Accounts Depreciation v Capital Allowances
Updated: Jul 5
Can an accounts based system really deliver simplicity, value and encourage investment without too many side effects?
These are just some of the questions facing the Office of Tax Simplification (OTS) in its ongoing examination of tax relief for tangible fixed assets.
The first challenge is assessing what cost such a change would mean both on businesses and public finances. How such a change would redistribute the tax burden and what new legislation will be required to smooth any radical impacts, protect public finances and still incentivise new expenditure.
Capital allowances claims are big business with over £90bn claimed last year at an estimated cost to the Treasury of £22.25bn. That’s £22.25bn in the hands of business to pay wages, operational costs and ultimately help determine the price you and I pay for goods and services.
Then there are the claimants of capital allowances who don’t show up in the above figures, for example, Real Estate Investment Trusts (REITs), which are responsible for almost 15% of all commercial property investment. REITs use allowances to calculate their property income distributions and wouldn’t benefit from any switch to accounts as they generally don’t depreciate their investment property. Indeed, they are an example of a sector that could be adversely affected by such a change and they are not alone.
Simplicity sounds good, but our economy is not simple. Businesses do not account for assets in the same way and this was one of the main reasons accounts depreciation was shelved in the past; most recently in 2002 when it was last proposed. The headline corporation tax rates may have fallen since that conclusion but the underlying principles have not.
When I met with representatives of the OTS last month we had a wide ranging discussion on the above. A lot of work still needs to be done to assess the economic impact. There are potential quick wins in terms of leasing reform and publication of P&M lists based on existing legislation that I believe should be acted on by government. There is also good evidence to support an alternative and simplified system for small businesses. The election and pooling system is also ripe for reform. For larger claimants the situation is much more complex.
It is difficult to imagine an accounts based system without carve outs and long term transitional rules (5yrs+) to smooth any effect and this together with the need to retain some level of control in government finance protection as well as genuine tax incentive is where the tension and difficulty arises. After all, what is the point of replacing a generally well understood, albeit complicated system with another unfamiliar equally complicated one. As a result, any new system will need very careful planning and ongoing consultation.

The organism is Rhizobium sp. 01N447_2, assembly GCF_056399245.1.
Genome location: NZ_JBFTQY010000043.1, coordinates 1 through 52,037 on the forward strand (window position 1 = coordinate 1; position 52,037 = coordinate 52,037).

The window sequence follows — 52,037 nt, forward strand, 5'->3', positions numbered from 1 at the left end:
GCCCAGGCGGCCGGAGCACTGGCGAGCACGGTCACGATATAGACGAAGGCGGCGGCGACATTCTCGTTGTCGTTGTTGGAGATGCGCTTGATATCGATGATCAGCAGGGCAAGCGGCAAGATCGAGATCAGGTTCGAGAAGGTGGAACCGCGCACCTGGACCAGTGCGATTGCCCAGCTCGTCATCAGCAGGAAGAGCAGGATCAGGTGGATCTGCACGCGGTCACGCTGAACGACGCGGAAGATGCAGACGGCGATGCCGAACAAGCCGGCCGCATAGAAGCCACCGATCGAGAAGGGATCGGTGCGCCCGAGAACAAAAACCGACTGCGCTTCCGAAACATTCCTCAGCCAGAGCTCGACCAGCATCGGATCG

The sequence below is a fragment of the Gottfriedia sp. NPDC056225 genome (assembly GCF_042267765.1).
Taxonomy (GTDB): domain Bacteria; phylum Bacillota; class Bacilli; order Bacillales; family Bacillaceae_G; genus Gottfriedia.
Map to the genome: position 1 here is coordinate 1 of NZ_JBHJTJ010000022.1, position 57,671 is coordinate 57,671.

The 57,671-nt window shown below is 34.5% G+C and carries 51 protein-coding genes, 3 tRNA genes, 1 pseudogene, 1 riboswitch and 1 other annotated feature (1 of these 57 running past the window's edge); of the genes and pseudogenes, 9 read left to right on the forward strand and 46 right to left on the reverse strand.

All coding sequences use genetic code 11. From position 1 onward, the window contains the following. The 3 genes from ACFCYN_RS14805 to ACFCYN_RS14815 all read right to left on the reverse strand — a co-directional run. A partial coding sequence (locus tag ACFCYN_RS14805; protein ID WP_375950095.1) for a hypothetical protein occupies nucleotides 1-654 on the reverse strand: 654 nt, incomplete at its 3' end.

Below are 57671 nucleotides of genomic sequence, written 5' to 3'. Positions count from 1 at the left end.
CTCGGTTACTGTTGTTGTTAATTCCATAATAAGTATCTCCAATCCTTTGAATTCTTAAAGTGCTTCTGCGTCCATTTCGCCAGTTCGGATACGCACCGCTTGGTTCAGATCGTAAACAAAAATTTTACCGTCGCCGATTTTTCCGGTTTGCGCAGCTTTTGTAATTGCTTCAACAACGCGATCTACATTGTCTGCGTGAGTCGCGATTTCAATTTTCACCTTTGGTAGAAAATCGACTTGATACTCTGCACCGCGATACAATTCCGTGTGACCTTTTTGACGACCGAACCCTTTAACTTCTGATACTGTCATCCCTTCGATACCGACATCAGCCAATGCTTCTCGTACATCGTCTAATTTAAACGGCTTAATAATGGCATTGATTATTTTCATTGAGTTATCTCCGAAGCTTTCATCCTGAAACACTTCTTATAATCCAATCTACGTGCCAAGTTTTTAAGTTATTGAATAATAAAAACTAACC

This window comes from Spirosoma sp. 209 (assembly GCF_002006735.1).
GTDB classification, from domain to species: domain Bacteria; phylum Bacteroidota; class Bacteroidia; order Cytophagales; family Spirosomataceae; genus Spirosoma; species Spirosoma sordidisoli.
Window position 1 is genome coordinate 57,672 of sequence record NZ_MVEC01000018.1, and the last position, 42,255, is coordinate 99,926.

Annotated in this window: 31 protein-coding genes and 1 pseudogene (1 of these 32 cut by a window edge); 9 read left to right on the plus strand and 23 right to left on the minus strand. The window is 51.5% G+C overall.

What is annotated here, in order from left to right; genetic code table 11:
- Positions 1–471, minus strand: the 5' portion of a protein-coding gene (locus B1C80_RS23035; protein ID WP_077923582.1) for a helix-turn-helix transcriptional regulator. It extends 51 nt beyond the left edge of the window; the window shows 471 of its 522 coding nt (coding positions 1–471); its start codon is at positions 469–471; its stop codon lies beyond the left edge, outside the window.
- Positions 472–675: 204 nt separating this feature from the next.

There is also another factor that needs to be considered and that is Brexit. Whether you voted for it or not, the fact remains the UK will be leaving the EU as we know it and that means the potential re-negotiation (and even removal) of EU state aid rules for capital allowances and related reliefs. There is therefore, a real opportunity to re-examine what role capital allowances play in UK investment decisions and ensuring they are fit for what lies ahead. So far, the UK government has been relatively silent on this and one hopes that this will change as negotiations with the EU progress.
Setting government tax policy is beyond the remit of the OTS and a switch to an accounts based system would (without adjustments) radically alter the governments ability to influence future business investment decisions.
The final influence is of course technology. With ever increasing improvements and greater use of more innovative analysis and learning tools the burden of in-depth analysis is reducing. The future of complex tax and accounting analysis is changing and the opportunity for governments to provide more real time, accessible and targeted incentives will increase as a result.
The deadline for responding to the Office of Tax Simplification’s latest call for evidence is 30 November. If you wish more details or would like to discuss or feedback any thoughts we will be delighted to hear from you.